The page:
Christopher Craig Brittain
Christopher Craig Brittain is Dean of Divinity and Margaret E. Fleck Chair in Anglican Studies at the University of Toronto. His primary research interest is in contemporary Christianity, which he explores from a variety of differing perspectives and concerns.
I. Power and Powerlessness. The project is a theological study of the concept of power. Many scholars have observed that the concept of power remains contested and often neglected. The absence of a theoretical grasp of the concept is even more striking in Christian theology. Churches in the Global North evidence considerable discomfort over the idea of power: to avoid the charge of colonial imposition of their worldview; due to conflicts over authority within the churches; or to dissociate from the dominant political order. In the Global South, however, the vibrant Neo-Pentecostal and Charismatic movements celebrate the immediacy of the ‘power of the Spirit’. What needs to be better understood, therefore, are the resources contained within the Christian tradition to make sense of competing claims about the nature and significance of power, particularly given that existing literature does not often address these issues in a sustained manner.
II. Conflict in the Anglican Communion: This project analyses the nature of the ongoing conflict within the global Anglican Communion, a conflict that has played out both within and between the different Provinces of the Communion. Although the conflict has often been presented (particularly in the press) as a dispute over sexual norms, preliminary investigations suggest that, while homosexuality is a focus of the conflict, it is to a large degree a ‘presenting symptom’ for other issues and tensions.
III. Issues in Political Theology. I have recently completed essays on populism and religion (focusing on evangelical support of Donald Trump) and in Christian responses to the migration crisis.
Brittain, CC and Andrew McKinnon (2020) “Reshaping Offline Community in the Image of Online Experience: The Impact of Digital Media on Church Conflict in the Episcopal Diocese of Pittsburgh,” Ecclesial Practices 7.1, 48-66.
Brittain CC (2007) Can a Theology Student be an Evil Genius? on the concept of habitus in theological Education, Scottish Journal of Theology vol 60 (4): 426-440. (* reprinted in Toronto Journal of Theology in 2009).
Brittain, CC. (forthcoming) “Donald Trump and the Stigmata of Democracy: Adorno on the Consolidation of a Religious Racket.” In: How to Critique Authoritarian Populism: Methodologies of the Frankfurt School, ed. Jeremiah Morelock (Brill).
Brittain, CC. (forthcoming) “Anglican disputes over sexuality in the intersection of global power relations: accounts from African church leaders,” In: Sarah Page & Andrew Yip (eds) Intersecting Religion and Sexuality: Sociological Perspectives (Brill).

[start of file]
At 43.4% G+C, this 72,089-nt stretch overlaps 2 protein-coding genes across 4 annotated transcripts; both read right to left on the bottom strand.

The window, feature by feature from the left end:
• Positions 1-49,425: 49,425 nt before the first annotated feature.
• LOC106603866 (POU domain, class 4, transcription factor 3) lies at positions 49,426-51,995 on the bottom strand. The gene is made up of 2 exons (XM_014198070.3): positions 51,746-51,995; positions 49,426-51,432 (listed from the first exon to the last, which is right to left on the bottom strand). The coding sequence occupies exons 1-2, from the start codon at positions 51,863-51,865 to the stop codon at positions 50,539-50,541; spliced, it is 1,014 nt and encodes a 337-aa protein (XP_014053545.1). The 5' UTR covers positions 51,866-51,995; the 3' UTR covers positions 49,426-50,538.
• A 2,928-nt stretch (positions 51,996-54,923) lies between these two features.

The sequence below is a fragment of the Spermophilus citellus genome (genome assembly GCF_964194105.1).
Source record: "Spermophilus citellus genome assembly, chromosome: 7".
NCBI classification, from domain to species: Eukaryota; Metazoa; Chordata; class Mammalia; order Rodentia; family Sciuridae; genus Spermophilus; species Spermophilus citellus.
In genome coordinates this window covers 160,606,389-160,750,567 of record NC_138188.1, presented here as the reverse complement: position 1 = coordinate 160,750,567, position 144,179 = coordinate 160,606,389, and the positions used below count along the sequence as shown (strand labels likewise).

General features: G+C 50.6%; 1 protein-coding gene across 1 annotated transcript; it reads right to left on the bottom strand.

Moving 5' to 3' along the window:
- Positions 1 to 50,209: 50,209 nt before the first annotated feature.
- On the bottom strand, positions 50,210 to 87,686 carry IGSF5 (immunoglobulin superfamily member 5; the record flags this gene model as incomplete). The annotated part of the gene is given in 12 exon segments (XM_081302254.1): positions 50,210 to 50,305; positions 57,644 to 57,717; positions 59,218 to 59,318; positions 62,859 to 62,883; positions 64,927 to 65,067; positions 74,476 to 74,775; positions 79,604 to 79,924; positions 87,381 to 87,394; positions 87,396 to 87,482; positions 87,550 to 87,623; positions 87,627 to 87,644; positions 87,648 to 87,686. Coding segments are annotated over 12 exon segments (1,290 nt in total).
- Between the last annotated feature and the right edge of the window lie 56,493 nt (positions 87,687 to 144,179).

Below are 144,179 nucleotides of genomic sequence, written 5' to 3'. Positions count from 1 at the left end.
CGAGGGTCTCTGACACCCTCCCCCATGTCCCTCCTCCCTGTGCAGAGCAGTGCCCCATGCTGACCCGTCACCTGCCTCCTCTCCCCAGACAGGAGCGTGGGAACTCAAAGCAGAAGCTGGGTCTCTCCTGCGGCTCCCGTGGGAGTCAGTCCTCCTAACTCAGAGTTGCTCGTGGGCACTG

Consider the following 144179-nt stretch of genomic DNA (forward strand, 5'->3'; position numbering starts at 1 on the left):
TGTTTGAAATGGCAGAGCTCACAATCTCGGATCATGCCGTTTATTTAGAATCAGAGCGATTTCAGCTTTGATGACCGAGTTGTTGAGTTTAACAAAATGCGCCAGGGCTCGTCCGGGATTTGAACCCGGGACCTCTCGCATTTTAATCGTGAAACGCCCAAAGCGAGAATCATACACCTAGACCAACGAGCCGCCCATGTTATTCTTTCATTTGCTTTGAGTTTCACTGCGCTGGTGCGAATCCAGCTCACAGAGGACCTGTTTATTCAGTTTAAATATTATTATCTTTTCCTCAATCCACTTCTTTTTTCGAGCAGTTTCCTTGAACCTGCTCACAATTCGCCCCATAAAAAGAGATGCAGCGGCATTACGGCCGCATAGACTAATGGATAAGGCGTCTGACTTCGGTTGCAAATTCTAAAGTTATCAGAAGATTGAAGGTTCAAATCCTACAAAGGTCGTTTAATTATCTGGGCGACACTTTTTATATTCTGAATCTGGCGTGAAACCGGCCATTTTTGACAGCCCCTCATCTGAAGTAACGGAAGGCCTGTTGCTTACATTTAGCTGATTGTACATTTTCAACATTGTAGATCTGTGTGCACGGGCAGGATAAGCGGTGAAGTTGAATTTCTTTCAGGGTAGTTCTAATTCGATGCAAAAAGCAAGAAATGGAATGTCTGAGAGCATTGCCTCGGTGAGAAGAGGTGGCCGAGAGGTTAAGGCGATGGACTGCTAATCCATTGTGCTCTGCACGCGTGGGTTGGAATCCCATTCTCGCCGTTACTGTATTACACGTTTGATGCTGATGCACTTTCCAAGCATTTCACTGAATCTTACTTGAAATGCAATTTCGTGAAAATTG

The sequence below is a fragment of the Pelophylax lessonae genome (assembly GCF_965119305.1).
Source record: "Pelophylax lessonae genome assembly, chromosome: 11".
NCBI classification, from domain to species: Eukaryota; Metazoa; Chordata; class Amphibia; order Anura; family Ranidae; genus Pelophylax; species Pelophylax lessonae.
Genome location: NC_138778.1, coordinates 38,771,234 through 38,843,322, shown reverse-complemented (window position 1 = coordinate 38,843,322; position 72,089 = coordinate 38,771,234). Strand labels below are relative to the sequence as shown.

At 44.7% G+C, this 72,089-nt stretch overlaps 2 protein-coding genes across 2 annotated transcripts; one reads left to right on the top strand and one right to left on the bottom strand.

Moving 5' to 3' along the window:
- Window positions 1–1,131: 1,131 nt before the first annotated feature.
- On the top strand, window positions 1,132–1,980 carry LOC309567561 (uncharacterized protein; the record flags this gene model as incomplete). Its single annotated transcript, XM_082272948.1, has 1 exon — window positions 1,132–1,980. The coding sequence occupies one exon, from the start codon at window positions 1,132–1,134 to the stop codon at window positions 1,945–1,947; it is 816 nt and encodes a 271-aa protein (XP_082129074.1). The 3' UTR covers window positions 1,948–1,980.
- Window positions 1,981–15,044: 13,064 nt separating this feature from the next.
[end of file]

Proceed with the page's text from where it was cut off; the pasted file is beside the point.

Brittain, CC. (forthcoming) “The Church, Migration, and the Primacy of Motion: Beyond Hospitality,” In Gerald Mannion et. al. (eds), The Church and Migration: Global (In)Difference (Palgrave).
McKinnon, A. & Brittain, CC. (2016). ‘Anglicans in a globalizing world: the contradictions of Communion’. in A Day (ed.), Contemporary Issues in the Worldwide Anglican Communion: Powers and Pieties. Ashgate Contemporary Ecclesiology, Ashgate.
Brittain, CC. (2015). ‘Adorno’s Debt to Paul Tillich?: On Parataxical Theology’. in G Schreiber & H Schultz (eds), Kritische Theologie: Paul Tillich in Frankfurt (1929-1933). Walter de Gruyter, Berlin/Boston, pp. 343-360.
Brittain, CC (2013) ‘Washing his Hands of the Enlightenment: a Critique of John Milbank’. In: Nowers J & Medina N (eds), Theology and the Crisis of Engagement: Essays on the Relationship of Theology and the Social Sciences. Wipe and Stock, pp.58-76.
Brittain CC (2011) Ethnography as Ecclesial Attentiveness and Critical Reflexivity: fieldwork and the dispute over homosexuality in The Episcopal Church. In: Scharen C (ed) Church and Culture: A ReaderStudies in Ecclesiology and Ethnography, Vol. 2. Eerdmans.
Brittain CC (2011) Against Eschatological Overdetermination: on Theology and Sociology. In: Brittain CC and Murphy M (eds) Theology, University, Humanities: Inititium Sapientiae Timor Dominum. Wipf & Stock.
Brittain CC (2011) Initium Sapientiae Timor Alius and the Constituents of the University. In: Brittain CC and Murphy F (eds) Theology, University, Humanities: Inititium Sapientiae Timor Dominum Wipf & Stock.
Brittain CC (2006) From A Beautiful Mind to the Beautiful Soul: Rational Choice, Religion, and Adorno. In: Goldstein WS (ed) Marx, Critical Theory, and Religion: A Critique of Rational Choice. Leiden, Boston: Brill, pp. 151-177.
Brittain CC (2000) Subjective Destitution and the Postmodern Saint: A Reply to Slavoj Zizek’s interpretation of Breaking the Waves. In: Angermueller J, Bunzmann K, and Rauch C (eds) Hybrid Spaces: Theory, Culture, Economy. New York: Transaction/ Hamburg: LIT, pp.137-148.
Brittain CC (1999) Miming the Crucifixion: Irigaray’s Mimicry and the Power of Religious Language. In: Angermueller J & Martin Nonhoff M (eds) PostModerne Diskurse zwischen Sprache und Macht. Hamburg: Argument Verlag, pp. 90-100.